Has the UNP benefited from Karu’s return? Only the government propagandists will claim it has not. The government’s loss has certainly been the UNP’s gain. But, it is only wishful thinking that he will be able to help the UNP win elections unless its present policies undergo a drastic change. Now that Karu has come back, will the UNP be in a position to win future elections? What prevented the UNP from winning elections all these years was not Karu’s absence. Even with him on board, the UNP lost many elections, didn’t it?

The UNP’s votes increased remarkably at the NCP and the Sabaragamuwa PC polls a couple of months ago in spite of the UNP rebels led by Karu pulling for the government. The UNP and the SLFP — and even the JVP — have such faithful vote banks that defectors cannot carry many voters with them.

Karu has not been able to bring all the UNP rebels back. He may be able to deliver only a few of them back to the party. The majority of the UNP dissidents will continue to be in the government and get assimilated into the SLFP-led coalition.

Karu, however, will serve a useful purpose for Ranil, who is under pressure to deliver or depart. The wrath of the party’s rank and file, as we argued yesterday, will now be directed towards Karu, who has crossed the path of several ambitious UNP bigwigs dreaming of not only the party leadership but also the presidency.

Karu’s return has aggravated the woes of many in the UNP. S. B. Dissanayake, Sajith Premadasa, Vajira Abeywardene as well as Mangala Samaraweera, who has thrown in his lot with the UNP, will have to come to terms with Karu. All their political plans have gone awry because of him, who has triggered a cold war in an already fissiparous UNP.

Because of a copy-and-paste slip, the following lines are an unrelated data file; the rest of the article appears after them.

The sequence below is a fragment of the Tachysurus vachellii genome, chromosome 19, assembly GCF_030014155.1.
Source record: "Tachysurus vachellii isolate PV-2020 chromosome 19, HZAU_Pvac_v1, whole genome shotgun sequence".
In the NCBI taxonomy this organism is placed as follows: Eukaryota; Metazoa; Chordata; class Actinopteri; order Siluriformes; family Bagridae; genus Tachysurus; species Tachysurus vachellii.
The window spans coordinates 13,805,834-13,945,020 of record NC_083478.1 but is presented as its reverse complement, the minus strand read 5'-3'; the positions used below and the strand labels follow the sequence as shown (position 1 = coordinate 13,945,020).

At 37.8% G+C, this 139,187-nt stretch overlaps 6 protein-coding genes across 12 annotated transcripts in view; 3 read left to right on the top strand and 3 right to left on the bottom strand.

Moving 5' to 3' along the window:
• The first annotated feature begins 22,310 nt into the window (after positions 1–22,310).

The UNP cannot afford to pin all its hopes on Karu as the jinx responsible for its pathetic performance remains intact. It is the public perception that the UNP is a cat’s paw of the anti-national forces hell bent on destroying Sri Lanka.

It was only the other day that Ranil publicly derived some perverse pleasure in proclaiming that Kilinochchi had not been recaptured and the LTTE had 15,000 combatants. He often makes such statements as Prabhakaran should be making. Even Prabhakaran, it may be recalled, desisted from referring to Kilinochchi in his recent heroes’ day speech.

Ranil’s statements arguably smack of a desire to see the country fail in its war against terror so that the government won’t be able to make political capital out of military victories. But, people want the country to win the war, regardless of who gets the credit for it—be it the SLFP or the UNP. Therefore, they want a leader who is capable of winning the war. Ranil, thanks to his ill-conceived utterances against war, has alienated a vast majority of patriotic people who alone can make or break governments. It is no surprise that the UNP has been losing elections consecutively.

Thus, though the UNP has scored a political point over the government by getting Karu back, it will be mistaken if it thinks it will be able to turn the tables on the government by triggering defections alone without removing the aforesaid jinx causing it to lose elections.